I have been covering the fiscal cliff deal and the subsequent jockeying in advance of debt ceiling negotiations in my RCP newsletter. By the nature of that newsletter, I don’t give my own opinion, but I hardly need to. The facts are pretty clear and it’s easy to draw your own conclusions.
Speaker of the House John Boehner agreed to a deal that raised taxes on the wealthy, while getting no spending cuts in return—and, not surprisingly, could not rally his caucus behind the deal. Republicans in the House voted 2-1 against it, leaving Boehner to pass it on votes from Democrats.
In exchange, Boehner and Senate Majority Leader Mitch McConnell assumed that they had put the tax issue behind them. Which they haven’t. As I wrote:
“Yet in a move that surprises no one—except perhaps McConnell and Boehner—House Minority Leader Nancy Pelosi declares that the tax increases in the fiscal cliff deal were ‘not enough on the revenue side,’ and vows that more tax increases are ‘not off the table.’
“President Obama delivers the same message, calling for tax reforms aimed at, you guessed it, extracting more money from the rich…. You may remember earlier on that Republicans offered to eliminate some ‘loopholes’ and deductions in exchange for keeping tax rates low. Now Obama wants both: raise the rates and eliminate the deductions.”
So has Boehner learned anything from this debacle? Maybe. In an interview with Stephen Moore, Boehner reflects on how the deal went bad.
In hindsight, what does he think was his biggest strategic mistake? “What I should have done the day after the election was to come out and say: The House has done its work. The House passed a bill that replaced the sequester with real spending cuts. The House passed a plan extending all of the current tax rates. We passed a budget. We call upon the Senate to do their work.”
For now, that seems to be Boehner’s approach to the debt ceiling negotiations: pass a bill in the House raising the debt ceiling on their terms—accompanying it with spending cuts—and then leave the Senate and the president to put themselves in the position of blocking this legislation.
But if you don’t think the gang who botched the previous round of negotiations will have the courage to brass it out this time around—well, that’s a pretty reasonable guess.
Consider the testimony of Steve LaTourette, a retiring nine-term Republican congressman from Ohio, who defended John Boehner against the “crazy” Republican radicals.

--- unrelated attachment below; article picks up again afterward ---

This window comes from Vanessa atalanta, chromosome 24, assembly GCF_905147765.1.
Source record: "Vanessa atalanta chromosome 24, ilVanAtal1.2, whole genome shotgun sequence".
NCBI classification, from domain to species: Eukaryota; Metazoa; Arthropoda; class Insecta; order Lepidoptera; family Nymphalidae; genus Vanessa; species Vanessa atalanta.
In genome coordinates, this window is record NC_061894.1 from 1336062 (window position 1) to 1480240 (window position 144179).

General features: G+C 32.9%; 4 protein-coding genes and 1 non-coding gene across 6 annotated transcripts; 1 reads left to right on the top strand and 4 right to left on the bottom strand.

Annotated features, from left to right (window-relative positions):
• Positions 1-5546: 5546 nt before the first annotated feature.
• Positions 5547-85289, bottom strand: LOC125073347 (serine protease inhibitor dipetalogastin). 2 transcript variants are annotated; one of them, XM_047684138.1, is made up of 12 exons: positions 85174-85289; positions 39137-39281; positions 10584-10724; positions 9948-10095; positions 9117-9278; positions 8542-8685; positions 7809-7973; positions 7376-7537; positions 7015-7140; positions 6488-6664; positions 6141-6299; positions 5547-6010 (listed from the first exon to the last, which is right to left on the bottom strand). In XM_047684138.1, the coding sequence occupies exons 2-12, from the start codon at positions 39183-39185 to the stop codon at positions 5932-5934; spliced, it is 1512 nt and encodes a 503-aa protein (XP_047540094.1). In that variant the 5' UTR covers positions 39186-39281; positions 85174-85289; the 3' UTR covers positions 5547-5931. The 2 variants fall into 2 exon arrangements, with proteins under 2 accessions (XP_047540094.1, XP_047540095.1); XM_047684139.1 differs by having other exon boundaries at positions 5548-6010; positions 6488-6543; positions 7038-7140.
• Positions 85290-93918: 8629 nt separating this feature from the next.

I’m sure they have a certain ideology, but if the purpose of the place is to govern—if your ideology is you don’t believe in governing, I can’t say anything to that. But if you want a smaller, more responsible government, you have to go for the achievable. Or you can say “no” all you want, but then you can’t squawk if leadership has to go across the hall to get Democrats to vote for it….
Boehner can’t be a leader if he doesn’t have guys behind him to lead.
And then what did LaTourette do immediately upon leaving the House of Representatives? He became a lobbyist, i.e., one of the guys agitating for more spending. And he wonders why guys like him don’t have the credibility to rally advocates of smaller government.
Or consider the testimony of Newt Gingrich. The first House leader of the modern era to lose a budget battle with a Democratic president predicts that the current leadership will follow his example.
[E]verybody’s now talking about, okay, now comes the debt ceiling. I think that’s frankly now a dead loser because in the end, you know what’s going to happen. The whole national financial system is going to come into Washington, by television, and say, “Oh my God, this would be a gigantic heart attack. The entire economy of the world will collapse. You guys can’t be responsible.” And they’ll cave.
Establishment types like Gingrich have been blaming the “crazy” Tea Party radicals for all of these problems, but the Tea Partiers look to me like the only ones who know what they’re doing. Ted Cruz, just elected to the Senate with Tea Party support, explains why Republicans should follow a different part of Gingrich’s example.